Tenacious and liquid crypto exchange Bitfinex and affiliate companies had hoped that a fraud case brought against them by the New York Attorney General (NYAG) would be wrapped up this week.
Instead, a formerly sympathetic judge has granted an extension, The Block reports.
Cohen just decided to give a 90 day extension to the case, meaning that AG can still investigate. Tether lawyers tried to appeal to dismiss the motion immediately but Cohen denied. https://t.co/PI8hQeXZgO
— Celia Wan (@celiawan2) July 29, 2019
Bitfinex, iFinex, and Tether, affiliate companies, have been fighting orders issued against them under powerful Martin Act securities laws in New York compelling them to provide comprehensive records and freeze certain funds.
The fraud investigation ensued after Tether, a company that has issued more than $4 billion in synthetic USDs (tethers) for use in crypto trading and arbitrage, loaned Bitfinex $650 million USD to cover $850 million USD in exchange funds seized by the Panamanian government.
The NYAG says parent company iFinex, et al, failed to disclose the loan in a timely way to investors. New York also says the loan took place in the fall of 2018, but Tether did not change its terms of service to (indirectly) indicate the loan until almost March.
Up until the end of February 2019, Tether had always claimed publicly that every tether (USDT) it issues into global crypto trading markets was always covered 1-to-1 by equivalent US dollars held in reserve.
Lawyers for iFinex, et al, have been arguing for dismissal, claiming that New York does not have jurisdiction because tethers, so-called “stable coins,” are not securities.
Tethers have in fact fluctuated in value, and have traded for between $0.88 and $1.04 USD, though their value is intended to stay stable.
Lawyers for iFinex, which is registered in the Virgin Islands, have also claimed its companies do not serve customers in New York.
“(E)ven a cursory examination of the facts gathered to date in the OAG’s investigation shows that Respondents have extensive and consistent contacts to New York…Respondents had, and continue to have, clients located in and doing business from New York…held accounts with two New York banks and at least one other New York-based financial institution during the relevant time period… used to transfer money to and from clients of the Bitfinex and Tether platforms; one of Respondents’ most senior executives resided in and conducted work from New York for several years; Respondents have repeatedly engaged New York firms to assist them in their business objectives, including to make statements to the markets about the operation of the Bitfinex trading platform and the cash backing of tethers; and as recently as 2019, Respondents opened a trading account with at least one New York-based virtual currency firm…Their ties to New York are many and deep.”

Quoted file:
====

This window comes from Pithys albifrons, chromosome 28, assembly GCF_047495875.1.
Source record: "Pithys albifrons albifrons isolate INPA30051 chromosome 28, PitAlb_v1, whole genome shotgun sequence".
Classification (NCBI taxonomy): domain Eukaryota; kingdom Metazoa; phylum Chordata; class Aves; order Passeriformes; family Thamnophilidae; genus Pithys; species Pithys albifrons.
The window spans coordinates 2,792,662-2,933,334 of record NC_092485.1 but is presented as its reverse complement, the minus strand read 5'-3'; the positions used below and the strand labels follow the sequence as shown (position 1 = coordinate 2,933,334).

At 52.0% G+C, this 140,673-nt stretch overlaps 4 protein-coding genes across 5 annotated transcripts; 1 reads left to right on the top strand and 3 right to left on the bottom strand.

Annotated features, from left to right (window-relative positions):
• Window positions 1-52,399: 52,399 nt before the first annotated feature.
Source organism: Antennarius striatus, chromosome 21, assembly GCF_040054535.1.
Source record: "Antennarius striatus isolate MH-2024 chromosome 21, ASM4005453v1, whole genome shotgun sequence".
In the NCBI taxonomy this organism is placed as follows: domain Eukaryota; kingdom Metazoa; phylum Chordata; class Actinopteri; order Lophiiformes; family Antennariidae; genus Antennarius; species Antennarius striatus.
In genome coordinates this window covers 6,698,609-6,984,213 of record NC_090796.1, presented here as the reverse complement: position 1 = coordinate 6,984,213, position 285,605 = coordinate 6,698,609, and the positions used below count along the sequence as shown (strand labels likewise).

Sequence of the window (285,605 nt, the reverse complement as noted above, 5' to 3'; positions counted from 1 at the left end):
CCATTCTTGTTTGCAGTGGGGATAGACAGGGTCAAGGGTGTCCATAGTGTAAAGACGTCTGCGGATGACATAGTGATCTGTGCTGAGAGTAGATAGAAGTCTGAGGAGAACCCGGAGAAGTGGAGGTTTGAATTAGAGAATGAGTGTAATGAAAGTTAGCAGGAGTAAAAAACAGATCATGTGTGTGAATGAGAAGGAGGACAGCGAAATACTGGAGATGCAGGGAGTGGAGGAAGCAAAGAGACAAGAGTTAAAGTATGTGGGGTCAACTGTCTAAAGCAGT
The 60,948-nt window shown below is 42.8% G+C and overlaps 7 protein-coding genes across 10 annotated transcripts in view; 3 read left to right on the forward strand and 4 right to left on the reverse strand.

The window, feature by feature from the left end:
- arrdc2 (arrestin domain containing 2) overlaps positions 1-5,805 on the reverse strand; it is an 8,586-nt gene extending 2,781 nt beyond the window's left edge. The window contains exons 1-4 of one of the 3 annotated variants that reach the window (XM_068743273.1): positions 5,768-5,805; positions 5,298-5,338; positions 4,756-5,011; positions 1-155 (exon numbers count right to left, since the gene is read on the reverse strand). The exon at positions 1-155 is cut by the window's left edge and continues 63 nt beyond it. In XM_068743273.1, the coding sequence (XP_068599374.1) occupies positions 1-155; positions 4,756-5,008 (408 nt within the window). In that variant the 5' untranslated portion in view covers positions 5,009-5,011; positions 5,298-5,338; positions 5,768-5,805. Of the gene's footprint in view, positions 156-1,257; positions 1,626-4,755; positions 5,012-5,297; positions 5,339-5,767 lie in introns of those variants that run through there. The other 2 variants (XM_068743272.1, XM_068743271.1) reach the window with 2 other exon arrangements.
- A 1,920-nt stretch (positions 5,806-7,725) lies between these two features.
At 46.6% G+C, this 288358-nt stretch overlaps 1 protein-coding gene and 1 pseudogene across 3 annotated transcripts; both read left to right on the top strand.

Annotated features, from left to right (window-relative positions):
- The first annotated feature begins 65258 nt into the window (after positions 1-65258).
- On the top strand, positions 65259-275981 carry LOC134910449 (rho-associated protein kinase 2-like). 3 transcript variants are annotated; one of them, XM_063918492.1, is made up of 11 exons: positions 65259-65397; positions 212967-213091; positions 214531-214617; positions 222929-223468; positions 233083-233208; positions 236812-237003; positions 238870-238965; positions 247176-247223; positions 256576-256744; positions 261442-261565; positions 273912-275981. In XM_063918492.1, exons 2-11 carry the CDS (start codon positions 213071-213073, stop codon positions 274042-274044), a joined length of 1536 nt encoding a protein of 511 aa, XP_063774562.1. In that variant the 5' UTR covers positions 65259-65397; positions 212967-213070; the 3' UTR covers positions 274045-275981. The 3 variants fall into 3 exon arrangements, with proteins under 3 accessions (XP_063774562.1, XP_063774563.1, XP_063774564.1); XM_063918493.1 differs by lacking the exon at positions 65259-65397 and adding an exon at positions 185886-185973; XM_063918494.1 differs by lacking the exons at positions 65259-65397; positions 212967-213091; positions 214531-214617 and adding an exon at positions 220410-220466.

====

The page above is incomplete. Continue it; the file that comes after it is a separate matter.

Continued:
Not so, countered iFinex, et al- all of these parties were served by foreign proxies.
This week, however, The Block reported that an individual who asked to remain anonymous signed up and traded on Bitfinex under the user name “ImaNYresident” simply by indicating when asked that he/she/they did not reside in New York.
Doing so was “easy,” The Block claimed.
According to the outlet:
“The anonymous user was able to complete transactions over the course of a week while being recognized by the Bitfinex platform as signing in and transacting from New York (due to IP address information). The account did…find that Bitfinex prompted further Know Your Customer protocols when attempting to purchase LEO, which ultimately prevented the account from purchasing the newly launched exchange token.”
“Later, the user was able to withdraw the purchased digital assets off the exchange and into a user controlled wallet address; to leave all doubts of actually being a U.S customer, the user left a note on the withdrawal transaction that stated, ‘I am a NY Resident.'”
In Monday’s court appearance, iFinex reportedly argued that no system for blocking New York users is completely fail safe.
Judge Cohen, who previously limited the extent of records iFinex, et al, were required to provide, decided Monday not to dismiss and instead extended the period of investigation for another 90 days, with a date for the next appearance yet to be set.